Yamaha’s original R1 is, even by today’s standards, a gloriously fast and furious superbike. In 1998 it was staggering. Tempted? Here’s everything you need to know about buying, owning and riding this modern classic
Click to read: Yamaha R1 owners reviews, Yamaha R1 specs and to see the Yamaha R1 image gallery.
Yamaha managed to keep the fact they were building a 1000cc superbike to kick the FireBlade’s arse very quiet. In charge of the project was a young designer called Kunihiko Miwa, and rather than try and breathe new life into the YZF Genesis 750 motor or lighten the Thunderace’s massive lump, Miwa started afresh with the R1, developing some radical new ideas.
Yamaha has long been a company known for its innovative approach to bike design, and the R1 was to be no exception. Miwa took full advantage of the vast R&D department, not to mention the lessons learnt in World Superbikes, to create a bike that would move the whole superbike class on. Both the chassis and engine were developed simultaneously. The engineers were told to be inventive, to come up with new ideas, and if they were good then the project would use them. There were no hard and fast rules: the R1 just had to beat the FireBlade, hence the then-unusual 1000cc displacement.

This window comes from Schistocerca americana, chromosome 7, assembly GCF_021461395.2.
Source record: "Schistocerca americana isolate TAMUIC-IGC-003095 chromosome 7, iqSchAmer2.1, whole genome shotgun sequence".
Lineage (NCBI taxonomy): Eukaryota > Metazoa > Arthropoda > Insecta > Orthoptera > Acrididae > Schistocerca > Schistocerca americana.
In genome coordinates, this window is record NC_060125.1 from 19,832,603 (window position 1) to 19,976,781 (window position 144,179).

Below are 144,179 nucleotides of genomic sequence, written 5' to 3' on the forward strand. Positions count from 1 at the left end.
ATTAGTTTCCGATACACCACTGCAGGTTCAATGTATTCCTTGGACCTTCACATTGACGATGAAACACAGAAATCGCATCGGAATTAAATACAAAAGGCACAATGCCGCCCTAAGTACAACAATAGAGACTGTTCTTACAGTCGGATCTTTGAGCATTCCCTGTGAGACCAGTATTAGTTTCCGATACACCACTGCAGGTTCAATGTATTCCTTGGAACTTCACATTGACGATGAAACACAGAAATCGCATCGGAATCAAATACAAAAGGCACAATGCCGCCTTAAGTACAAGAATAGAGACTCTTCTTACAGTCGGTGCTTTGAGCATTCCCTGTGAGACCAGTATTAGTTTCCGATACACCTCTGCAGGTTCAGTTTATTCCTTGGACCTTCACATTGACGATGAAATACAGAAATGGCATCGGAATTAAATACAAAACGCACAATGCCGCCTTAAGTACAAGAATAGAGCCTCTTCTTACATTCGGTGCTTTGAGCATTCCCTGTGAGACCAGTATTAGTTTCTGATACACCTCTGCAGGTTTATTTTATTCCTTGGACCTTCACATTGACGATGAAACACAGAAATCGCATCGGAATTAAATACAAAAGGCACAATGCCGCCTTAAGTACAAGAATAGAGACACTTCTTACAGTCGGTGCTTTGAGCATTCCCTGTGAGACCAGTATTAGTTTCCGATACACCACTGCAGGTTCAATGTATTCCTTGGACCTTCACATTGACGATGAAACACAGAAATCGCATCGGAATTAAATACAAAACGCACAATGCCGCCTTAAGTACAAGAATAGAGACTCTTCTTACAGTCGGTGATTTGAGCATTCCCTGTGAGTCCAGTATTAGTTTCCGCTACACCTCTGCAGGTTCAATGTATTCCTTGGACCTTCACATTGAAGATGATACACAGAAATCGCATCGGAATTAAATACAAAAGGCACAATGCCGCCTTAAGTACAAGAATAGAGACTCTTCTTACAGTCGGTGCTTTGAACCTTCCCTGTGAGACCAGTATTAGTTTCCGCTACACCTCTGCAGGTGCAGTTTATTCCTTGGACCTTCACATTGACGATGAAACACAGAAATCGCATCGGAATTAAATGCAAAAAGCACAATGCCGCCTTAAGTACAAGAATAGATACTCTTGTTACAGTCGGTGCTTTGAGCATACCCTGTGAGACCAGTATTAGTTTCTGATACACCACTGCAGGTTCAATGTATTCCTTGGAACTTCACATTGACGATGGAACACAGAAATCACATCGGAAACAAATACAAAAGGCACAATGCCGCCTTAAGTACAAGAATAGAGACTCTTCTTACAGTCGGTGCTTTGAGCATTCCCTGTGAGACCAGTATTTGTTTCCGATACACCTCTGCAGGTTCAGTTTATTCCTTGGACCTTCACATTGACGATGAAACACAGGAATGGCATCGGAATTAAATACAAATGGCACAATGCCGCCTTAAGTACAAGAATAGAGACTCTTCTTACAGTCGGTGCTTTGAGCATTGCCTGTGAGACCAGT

Yamaha had learnt with its YZF750 that while racing was important, it didn’t necessarily translate into sales. The Blade still outsold the YZF750 because it had more power, despite the fact it couldn’t race. When it was launched the 1998 R1 had the highest power-to-weight ratio of any production bike, and not just because of its huge power – the bike was also lighter and shorter than the competition. The reaction was amazing. For the first year you simply didn’t see an R1 in dealers because they were all sold out. More R1s were sold in the UK than anywhere else.
Continue the 1998 Yamaha R1 Retro File
A good thorough review, only lacking in any info on the gearbox problems these early R1s can have. The drive dogs that engage 2nd gear can round off very easily, and leave you dropping out of 2nd gear on up changes. Take your potential bike for a test ride and do lots of high rev up changes 1st to 2nd. If it fails to hook up 2nd gear even once walk away, or be prepared to haggle for the cost of a gearbox rebuild... £350ish if you're brave with the spanners (engine out and full lower engine strip down) or £1000+ into the hands of your local yamaha dealer.
I've owned 2 and rebuilt 2!
Posted: 17/05/2011 at 18:31
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